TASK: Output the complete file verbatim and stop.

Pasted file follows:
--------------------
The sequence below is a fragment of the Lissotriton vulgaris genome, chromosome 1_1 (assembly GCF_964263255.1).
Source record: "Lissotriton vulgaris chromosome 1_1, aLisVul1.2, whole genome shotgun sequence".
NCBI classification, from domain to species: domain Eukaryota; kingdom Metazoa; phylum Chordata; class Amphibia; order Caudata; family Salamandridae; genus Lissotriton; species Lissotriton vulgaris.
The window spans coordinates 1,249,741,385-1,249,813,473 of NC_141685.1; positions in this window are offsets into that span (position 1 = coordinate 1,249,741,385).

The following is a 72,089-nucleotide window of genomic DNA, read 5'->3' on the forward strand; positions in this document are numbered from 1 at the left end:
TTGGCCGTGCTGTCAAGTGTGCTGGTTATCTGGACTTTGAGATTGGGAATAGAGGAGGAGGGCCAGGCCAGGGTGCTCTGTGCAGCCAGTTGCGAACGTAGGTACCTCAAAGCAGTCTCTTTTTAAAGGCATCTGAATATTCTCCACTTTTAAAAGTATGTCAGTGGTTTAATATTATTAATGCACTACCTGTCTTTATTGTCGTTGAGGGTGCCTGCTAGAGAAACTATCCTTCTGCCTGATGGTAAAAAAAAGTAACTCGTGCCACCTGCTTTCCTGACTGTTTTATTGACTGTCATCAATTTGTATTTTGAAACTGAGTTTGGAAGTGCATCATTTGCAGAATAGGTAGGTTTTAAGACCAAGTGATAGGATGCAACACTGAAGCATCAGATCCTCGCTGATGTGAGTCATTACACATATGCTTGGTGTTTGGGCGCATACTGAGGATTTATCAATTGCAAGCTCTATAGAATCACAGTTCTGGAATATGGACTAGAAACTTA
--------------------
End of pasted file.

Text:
The sequence below is a fragment of the Lissotriton vulgaris genome, chromosome 1_1 (assembly GCF_964263255.1).
Source record: "Lissotriton vulgaris chromosome 1_1, aLisVul1.2, whole genome shotgun sequence".
NCBI classification, from domain to species: domain Eukaryota; kingdom Metazoa; phylum Chordata; class Amphibia; order Caudata; family Salamandridae; genus Lissotriton; species Lissotriton vulgaris.
The window spans coordinates 1,249,741,385-1,249,813,473 of NC_141685.1; positions in this window are offsets into that span (position 1 = coordinate 1,249,741,385).

The following is a 72,089-nucleotide window of genomic DNA, read 5'->3' on the forward strand; positions in this document are numbered from 1 at the left end:
TTGGCCGTGCTGTCAAGTGTGCTGGTTATCTGGACTTTGAGATTGGGAATAGAGGAGGAGGGCCAGGCCAGGGTGCTCTGTGCAGCCAGTTGCGAACGTAGGTACCTCAAAGCAGTCTCTTTTTAAAGGCATCTGAATATTCTCCACTTTTAAAAGTATGTCAGTGGTTTAATATTATTAATGCACTACCTGTCTTTATTGTCGTTGAGGGTGCCTGCTAGAGAAACTATCCTTCTGCCTGATGGTAAAAAAAAGTAACTCGTGCCACCTGCTTTCCTGACTGTTTTATTGACTGTCATCAATTTGTATTTTGAAACTGAGTTTGGAAGTGCATCATTTGCAGAATAGGTAGGTTTTAAGACCAAGTGATAGGATGCAACACTGAAGCATCAGATCCTCGCTGATGTGAGTCATTACACATATGCTTGGTGTTTGGGCGCATACTGAGGATTTATCAATTGCAAGCTCTATAGAATCACAGTTCTGGAATATGGACTAGAAACTTA